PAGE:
Genre: Sci-Fi Age Range: Adult Star Rating: 3 stars Series: yes - first book of trilogy
Rosewater is a town on the edge. A community formed around the edges of a mysterious alien biodome, its residents comprise the hopeful, the hungry and the helpless—people eager for a glimpse inside the dome or a taste of its rumored healing powers.
Kaaro is a government agent with a criminal past. He has seen inside the biodome, and doesn’t care to again—but when something begins killing off others like himself, Kaaro must defy his masters to search for an answer, facing his dark history and coming to a realization about a horrifying future.
Synopsis taken from Goodreads. Add to your shelves here.
This is an interesting book. It’s hard to describe or classify, with multiple timelines of Kaaro’s life weaving together as he works out what’s happening with the alien lifeform. The blurb feels like it gives more direction/brings the plot in earlier than the book does, and I’m also not convinced we got the answer he was nominally searching for.
It took me a while to get into the book, which I think is for a couple of reasons. The first is that I found some of the scene and chapter transitions a little jarring. Even with the time headings to indicate where we were in the timeline, I found it a little hard to work out what the narrative was that was linking the scenes and chapters. And that did slow me down, make it hard to get into the flow.
The second reason is the reason I never fully got into the book. I was never quite sure where the book was going, what the goals and stakes and plot were. Even finishing the book I don’t think I can tell you what the plot was.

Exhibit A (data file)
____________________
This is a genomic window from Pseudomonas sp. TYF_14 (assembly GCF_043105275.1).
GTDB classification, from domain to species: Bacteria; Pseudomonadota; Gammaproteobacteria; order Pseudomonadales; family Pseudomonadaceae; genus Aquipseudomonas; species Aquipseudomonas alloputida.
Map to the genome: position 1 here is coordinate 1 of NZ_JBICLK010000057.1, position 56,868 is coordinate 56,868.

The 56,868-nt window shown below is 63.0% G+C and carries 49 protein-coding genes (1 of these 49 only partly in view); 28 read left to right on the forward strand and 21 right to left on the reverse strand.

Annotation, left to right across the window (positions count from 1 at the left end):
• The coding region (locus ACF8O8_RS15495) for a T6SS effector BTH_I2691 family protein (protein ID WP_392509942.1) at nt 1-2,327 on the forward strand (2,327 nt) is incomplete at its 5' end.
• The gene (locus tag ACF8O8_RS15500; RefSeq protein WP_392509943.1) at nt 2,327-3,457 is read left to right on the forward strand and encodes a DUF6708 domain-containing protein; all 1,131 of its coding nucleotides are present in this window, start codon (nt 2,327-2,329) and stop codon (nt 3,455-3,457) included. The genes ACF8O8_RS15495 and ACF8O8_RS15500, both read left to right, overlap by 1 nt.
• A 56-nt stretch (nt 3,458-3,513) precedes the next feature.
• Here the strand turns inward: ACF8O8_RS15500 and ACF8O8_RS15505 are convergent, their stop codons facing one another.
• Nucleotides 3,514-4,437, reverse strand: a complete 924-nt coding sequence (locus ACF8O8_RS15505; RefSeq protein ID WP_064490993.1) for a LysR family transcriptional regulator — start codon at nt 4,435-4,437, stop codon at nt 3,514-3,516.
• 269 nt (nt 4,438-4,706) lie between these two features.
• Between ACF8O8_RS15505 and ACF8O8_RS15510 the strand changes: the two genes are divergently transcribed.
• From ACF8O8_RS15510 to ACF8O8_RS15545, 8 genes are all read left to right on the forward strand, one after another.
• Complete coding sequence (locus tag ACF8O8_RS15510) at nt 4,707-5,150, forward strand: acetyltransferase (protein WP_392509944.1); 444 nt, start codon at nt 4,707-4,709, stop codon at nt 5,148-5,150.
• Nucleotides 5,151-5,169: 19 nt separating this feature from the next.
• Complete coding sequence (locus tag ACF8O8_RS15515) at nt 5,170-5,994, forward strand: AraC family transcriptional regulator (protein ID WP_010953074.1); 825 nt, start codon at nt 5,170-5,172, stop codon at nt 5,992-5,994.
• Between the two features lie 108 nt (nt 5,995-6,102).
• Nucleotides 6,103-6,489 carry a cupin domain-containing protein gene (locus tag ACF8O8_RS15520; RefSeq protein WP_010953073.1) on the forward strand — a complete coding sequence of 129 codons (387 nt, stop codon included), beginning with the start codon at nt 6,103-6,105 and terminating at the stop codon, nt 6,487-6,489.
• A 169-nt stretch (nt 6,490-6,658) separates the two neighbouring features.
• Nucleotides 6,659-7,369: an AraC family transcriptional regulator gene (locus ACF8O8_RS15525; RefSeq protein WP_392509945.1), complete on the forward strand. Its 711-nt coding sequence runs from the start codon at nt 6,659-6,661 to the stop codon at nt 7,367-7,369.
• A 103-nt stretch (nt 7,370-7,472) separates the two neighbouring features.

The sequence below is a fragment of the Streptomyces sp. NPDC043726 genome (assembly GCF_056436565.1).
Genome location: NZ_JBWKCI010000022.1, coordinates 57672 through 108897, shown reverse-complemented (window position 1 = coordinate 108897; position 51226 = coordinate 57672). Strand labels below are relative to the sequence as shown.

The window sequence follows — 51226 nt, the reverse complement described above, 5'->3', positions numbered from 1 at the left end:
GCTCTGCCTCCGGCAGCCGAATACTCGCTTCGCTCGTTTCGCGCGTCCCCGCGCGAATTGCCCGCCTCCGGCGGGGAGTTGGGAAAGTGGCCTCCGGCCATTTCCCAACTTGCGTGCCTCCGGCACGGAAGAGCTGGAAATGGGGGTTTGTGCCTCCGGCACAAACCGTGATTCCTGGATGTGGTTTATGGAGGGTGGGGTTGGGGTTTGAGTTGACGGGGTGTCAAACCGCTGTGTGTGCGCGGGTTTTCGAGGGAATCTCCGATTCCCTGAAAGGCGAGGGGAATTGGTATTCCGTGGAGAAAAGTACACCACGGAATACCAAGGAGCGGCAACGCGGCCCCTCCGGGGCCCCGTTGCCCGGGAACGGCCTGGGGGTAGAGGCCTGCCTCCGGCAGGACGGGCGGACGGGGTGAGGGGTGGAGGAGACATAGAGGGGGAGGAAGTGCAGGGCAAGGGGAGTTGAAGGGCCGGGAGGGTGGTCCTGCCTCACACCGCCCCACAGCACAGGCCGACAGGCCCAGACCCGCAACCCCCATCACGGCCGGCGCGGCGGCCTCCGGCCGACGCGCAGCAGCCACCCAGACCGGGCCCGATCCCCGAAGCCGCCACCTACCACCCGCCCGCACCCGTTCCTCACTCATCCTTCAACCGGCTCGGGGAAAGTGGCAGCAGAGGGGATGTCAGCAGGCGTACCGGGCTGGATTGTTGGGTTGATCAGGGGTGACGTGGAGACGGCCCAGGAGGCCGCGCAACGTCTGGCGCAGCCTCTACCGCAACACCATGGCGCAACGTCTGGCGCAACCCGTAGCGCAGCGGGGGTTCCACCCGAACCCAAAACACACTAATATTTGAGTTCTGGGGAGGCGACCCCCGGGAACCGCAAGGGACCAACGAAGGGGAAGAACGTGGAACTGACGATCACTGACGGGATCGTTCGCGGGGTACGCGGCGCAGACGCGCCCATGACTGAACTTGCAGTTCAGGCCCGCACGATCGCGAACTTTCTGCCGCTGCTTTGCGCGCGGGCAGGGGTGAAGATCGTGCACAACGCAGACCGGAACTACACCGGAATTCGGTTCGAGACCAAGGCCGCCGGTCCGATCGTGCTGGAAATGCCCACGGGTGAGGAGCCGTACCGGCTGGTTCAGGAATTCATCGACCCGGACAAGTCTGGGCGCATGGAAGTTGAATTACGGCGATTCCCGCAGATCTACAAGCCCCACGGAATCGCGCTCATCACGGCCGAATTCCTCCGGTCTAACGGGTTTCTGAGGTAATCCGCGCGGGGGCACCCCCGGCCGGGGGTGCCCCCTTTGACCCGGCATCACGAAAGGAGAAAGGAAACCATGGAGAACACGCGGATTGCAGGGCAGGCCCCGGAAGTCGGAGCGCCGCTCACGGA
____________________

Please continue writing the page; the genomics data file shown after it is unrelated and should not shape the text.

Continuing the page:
This is a book that feels more like it’s about following a guy through his life and just seeing the bizarre, dangerous things that happen to him now and in the past. I like to feel like a book is going somewhere, has a direction. I am perfectly happy – in fact, I love it – when a book has a deeply satisfying twist that changes the direction of a book. But I want to have that feeling of heading towards a goal, a finale – that forward momentum to something.
I never felt like this book was aiming for something. It was certainly moving – the pacing is brilliant – but it lacked that directionality that I like. I never had even a sense of where the book was going or what the character’s goals were beyond “get on with life.”
This is a really personal thing, about my tastes in stories. But it made the ending rather confusing for me (particularly as time zones converged) as I didn’t feel like I was dealing with something being set up, and I did struggle to work out what exactly was real and actually happening with the alien stuff.
ROSEWATER is the first book in a trilogy, and I’m not entirely certain if I’ll be continuing the series. I’m not sure the story structure is something that’s to my personal taste.
Read my reviews of other books by Tade Thompson: